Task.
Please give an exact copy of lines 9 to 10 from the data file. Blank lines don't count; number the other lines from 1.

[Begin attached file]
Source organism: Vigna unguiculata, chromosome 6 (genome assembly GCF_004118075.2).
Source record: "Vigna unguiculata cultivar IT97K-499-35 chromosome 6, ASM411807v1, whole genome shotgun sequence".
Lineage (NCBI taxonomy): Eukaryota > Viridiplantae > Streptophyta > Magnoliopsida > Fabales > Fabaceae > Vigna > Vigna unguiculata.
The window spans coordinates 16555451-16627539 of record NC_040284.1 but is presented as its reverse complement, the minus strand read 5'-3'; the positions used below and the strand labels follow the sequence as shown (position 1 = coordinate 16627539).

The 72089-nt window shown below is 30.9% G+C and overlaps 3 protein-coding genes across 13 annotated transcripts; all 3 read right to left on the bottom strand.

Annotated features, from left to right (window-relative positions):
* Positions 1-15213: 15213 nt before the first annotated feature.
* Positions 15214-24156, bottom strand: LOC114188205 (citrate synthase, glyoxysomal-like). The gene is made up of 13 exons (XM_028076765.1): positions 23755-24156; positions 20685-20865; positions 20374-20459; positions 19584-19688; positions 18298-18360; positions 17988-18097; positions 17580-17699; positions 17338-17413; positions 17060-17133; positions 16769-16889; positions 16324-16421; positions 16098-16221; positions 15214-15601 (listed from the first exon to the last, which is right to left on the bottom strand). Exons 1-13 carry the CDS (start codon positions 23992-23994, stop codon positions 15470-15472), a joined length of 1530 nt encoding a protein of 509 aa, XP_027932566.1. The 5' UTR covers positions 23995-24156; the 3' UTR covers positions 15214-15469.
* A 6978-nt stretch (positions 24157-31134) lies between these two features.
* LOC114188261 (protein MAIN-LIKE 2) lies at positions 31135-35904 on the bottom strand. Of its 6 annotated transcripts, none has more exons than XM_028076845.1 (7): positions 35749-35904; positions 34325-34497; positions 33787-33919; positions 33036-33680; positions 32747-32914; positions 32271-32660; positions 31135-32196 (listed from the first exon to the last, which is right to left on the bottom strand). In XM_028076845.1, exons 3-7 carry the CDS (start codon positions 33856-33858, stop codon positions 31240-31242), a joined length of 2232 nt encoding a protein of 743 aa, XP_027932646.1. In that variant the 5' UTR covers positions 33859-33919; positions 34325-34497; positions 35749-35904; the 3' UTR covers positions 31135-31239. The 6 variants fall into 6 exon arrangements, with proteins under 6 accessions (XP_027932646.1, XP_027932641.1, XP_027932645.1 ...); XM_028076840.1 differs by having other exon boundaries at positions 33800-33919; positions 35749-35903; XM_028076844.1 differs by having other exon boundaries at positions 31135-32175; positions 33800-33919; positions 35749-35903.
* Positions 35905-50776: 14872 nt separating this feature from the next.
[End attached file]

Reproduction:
* A 6978-nt stretch (positions 24157-31134) lies between these two features.
* LOC114188261 (protein MAIN-LIKE 2) lies at positions 31135-35904 on the bottom strand. Of its 6 annotated transcripts, none has more exons than XM_028076845.1 (7): positions 35749-35904; positions 34325-34497; positions 33787-33919; positions 33036-33680; positions 32747-32914; positions 32271-32660; positions 31135-32196 (listed from the first exon to the last, which is right to left on the bottom strand). In XM_028076845.1, exons 3-7 carry the CDS (start codon positions 33856-33858, stop codon positions 31240-31242), a joined length of 2232 nt encoding a protein of 743 aa, XP_027932646.1. In that variant the 5' UTR covers positions 33859-33919; positions 34325-34497; positions 35749-35904; the 3' UTR covers positions 31135-31239. The 6 variants fall into 6 exon arrangements, with proteins under 6 accessions (XP_027932646.1, XP_027932641.1, XP_027932645.1 ...); XM_028076840.1 differs by having other exon boundaries at positions 33800-33919; positions 35749-35903; XM_028076844.1 differs by having other exon boundaries at positions 31135-32175; positions 33800-33919; positions 35749-35903.